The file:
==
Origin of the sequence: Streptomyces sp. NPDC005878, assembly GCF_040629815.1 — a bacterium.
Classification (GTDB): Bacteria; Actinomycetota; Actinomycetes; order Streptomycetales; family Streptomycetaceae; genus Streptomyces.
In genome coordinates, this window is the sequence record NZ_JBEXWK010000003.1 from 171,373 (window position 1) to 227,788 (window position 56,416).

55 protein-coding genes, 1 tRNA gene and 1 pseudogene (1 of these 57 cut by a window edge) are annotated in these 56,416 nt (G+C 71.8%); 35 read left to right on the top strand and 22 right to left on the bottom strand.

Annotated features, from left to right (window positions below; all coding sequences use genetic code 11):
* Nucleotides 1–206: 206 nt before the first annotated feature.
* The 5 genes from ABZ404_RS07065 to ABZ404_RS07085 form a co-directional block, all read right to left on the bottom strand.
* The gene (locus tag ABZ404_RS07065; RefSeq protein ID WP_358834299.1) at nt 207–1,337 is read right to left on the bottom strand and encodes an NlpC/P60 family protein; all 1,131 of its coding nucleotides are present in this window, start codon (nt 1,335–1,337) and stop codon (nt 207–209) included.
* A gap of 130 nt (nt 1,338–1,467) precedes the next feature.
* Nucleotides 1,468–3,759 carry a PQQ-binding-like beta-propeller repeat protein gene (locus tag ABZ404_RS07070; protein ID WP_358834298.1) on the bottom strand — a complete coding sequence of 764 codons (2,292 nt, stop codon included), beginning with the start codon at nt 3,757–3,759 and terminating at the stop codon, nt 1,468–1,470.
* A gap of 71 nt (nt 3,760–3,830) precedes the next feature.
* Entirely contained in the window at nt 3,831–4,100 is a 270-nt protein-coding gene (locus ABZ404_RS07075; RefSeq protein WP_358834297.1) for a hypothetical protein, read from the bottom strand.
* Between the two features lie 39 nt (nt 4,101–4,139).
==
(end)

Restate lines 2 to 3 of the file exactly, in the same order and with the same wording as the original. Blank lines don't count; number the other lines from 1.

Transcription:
Classification (GTDB): Bacteria; Actinomycetota; Actinomycetes; order Streptomycetales; family Streptomycetaceae; genus Streptomyces.
In genome coordinates, this window is the sequence record NZ_JBEXWK010000003.1 from 171,373 (window position 1) to 227,788 (window position 56,416).